When Others Get Too Close: Immigrants, Class, and the Health Care Debate
53 Pages Posted: 15 Jun 2010
Date Written: June 14, 2010
This article is part of a project aimed at analyzing the long-standing resistance in the United States to universal health care coverage. “When Others Get Too Close” focuses on one genre of anti-immigrant rhetoric, describes some of the socio-economic factors underlying that rhetoric, and reviews the implications of that rhetoric for the debate about health care reform in the United States.
More specifically, the article examines the relevance of America’s highly competitive class system to the nation’s responses to both health care reform and immigration reform. The opacity of the class system has intensified anxiety within the middle class about safeguarding its place in the nation’s socio-economic hierarchy. That anxiety undergirds both anti-immigrant narratives and opposition to a national system of universal health care coverage.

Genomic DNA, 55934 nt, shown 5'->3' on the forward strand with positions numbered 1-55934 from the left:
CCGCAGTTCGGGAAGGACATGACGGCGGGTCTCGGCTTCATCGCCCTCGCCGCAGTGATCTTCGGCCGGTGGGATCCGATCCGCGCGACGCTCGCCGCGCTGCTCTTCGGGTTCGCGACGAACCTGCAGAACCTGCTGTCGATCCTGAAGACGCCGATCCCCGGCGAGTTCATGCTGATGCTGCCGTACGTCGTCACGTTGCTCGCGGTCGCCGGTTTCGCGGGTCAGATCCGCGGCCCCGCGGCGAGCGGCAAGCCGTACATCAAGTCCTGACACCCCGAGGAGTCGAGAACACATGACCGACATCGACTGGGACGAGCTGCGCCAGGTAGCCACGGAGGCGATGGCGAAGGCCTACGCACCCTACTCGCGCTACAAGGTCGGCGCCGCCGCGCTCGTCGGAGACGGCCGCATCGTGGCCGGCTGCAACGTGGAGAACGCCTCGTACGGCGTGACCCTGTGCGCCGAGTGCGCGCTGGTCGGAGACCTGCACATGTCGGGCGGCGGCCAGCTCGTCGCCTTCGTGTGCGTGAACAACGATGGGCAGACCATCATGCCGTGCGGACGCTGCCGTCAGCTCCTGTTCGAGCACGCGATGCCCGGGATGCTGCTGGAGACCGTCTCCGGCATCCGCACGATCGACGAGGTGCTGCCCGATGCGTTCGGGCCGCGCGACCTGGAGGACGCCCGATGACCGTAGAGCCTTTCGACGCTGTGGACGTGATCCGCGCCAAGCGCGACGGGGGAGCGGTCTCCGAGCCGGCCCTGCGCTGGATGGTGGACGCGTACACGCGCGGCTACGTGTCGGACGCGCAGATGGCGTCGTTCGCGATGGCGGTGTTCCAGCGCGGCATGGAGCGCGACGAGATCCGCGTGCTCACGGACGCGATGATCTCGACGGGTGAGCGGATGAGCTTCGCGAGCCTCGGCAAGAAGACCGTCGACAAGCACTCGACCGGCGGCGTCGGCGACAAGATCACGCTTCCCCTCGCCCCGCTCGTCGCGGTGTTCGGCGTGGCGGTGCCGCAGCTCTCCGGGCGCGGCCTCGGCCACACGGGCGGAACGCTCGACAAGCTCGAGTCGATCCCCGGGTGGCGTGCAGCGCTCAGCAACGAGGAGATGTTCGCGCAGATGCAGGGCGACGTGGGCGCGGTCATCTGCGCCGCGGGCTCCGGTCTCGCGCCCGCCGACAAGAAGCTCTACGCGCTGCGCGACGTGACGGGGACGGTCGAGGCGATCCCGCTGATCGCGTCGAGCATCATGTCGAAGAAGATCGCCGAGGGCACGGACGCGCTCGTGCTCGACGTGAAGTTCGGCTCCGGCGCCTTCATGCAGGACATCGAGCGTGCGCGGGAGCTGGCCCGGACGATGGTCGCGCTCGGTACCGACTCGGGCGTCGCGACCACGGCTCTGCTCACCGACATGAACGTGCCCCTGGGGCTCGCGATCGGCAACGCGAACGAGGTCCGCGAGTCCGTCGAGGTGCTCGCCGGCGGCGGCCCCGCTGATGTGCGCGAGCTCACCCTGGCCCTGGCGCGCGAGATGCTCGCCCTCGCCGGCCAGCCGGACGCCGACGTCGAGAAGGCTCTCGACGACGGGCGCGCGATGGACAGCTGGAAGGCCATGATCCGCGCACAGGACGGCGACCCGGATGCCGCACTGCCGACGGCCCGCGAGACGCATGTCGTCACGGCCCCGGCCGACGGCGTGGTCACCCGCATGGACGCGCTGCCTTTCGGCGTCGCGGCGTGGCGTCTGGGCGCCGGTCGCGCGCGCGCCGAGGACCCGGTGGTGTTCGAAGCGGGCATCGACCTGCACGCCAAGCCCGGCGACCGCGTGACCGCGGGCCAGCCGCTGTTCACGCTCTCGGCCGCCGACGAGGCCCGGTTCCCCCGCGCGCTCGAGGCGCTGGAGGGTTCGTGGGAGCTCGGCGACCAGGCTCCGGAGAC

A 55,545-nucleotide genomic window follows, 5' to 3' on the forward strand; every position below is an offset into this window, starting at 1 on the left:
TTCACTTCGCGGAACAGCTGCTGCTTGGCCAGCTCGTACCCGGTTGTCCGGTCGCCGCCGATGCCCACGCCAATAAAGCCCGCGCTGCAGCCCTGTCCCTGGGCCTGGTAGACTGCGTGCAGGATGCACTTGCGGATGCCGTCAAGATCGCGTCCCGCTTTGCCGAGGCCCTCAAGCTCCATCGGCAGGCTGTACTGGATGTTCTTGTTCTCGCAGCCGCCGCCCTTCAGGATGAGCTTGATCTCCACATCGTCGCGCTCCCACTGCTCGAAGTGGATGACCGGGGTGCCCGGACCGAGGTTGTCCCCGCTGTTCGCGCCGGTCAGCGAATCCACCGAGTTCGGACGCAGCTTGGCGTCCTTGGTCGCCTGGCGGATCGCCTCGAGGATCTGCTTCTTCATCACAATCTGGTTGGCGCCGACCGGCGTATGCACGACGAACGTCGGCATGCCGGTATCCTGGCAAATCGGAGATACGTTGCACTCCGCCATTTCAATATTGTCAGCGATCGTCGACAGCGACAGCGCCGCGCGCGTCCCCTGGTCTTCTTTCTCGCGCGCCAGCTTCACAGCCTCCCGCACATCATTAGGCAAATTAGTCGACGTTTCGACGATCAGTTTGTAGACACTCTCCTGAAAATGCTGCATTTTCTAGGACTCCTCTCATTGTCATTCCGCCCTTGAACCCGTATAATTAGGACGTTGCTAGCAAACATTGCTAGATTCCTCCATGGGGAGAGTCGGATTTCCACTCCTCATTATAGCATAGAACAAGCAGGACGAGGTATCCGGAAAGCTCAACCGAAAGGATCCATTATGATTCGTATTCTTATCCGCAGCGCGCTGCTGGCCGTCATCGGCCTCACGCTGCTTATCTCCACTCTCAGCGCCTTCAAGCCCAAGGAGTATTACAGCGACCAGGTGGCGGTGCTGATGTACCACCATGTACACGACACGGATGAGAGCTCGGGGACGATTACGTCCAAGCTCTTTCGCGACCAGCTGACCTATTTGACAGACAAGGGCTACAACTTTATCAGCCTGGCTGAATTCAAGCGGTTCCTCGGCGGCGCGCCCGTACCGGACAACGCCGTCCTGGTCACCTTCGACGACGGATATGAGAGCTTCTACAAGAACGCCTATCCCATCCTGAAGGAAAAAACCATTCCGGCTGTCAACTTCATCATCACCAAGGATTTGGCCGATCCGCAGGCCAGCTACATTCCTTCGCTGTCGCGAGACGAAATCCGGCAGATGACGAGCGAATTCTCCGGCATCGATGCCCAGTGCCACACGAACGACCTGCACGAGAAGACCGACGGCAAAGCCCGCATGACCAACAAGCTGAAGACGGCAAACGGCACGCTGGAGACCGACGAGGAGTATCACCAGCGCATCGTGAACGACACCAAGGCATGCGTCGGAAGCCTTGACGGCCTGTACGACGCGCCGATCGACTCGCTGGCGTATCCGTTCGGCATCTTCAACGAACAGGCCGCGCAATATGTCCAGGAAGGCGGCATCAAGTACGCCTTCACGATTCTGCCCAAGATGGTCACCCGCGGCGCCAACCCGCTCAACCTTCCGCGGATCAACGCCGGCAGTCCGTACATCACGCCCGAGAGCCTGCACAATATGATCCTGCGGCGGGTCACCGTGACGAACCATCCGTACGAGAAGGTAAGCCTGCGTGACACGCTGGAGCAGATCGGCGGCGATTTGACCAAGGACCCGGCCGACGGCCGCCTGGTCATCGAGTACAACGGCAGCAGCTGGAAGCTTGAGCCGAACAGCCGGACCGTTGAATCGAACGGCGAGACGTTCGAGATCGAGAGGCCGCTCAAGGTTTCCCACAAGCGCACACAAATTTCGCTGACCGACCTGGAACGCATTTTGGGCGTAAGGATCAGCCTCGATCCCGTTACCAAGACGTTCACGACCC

In supporting its claims, the article analyzes a set of judicial and legislative responses to undocumented immigrants in need of health care. It focuses, in particular, on the troubling story of Luis Jimenez, an undocumented immigrant from Guatemala who was deported to Guatemala at the initiative of the Florida hospital where he was being treated for injuries sustained in an automobile accident.
Keywords: undocumented immigrants, health care disparities, class and health care, health care reform (US),
JEL Classification: I10, I12, I19
Suggested Citation: Suggested Citation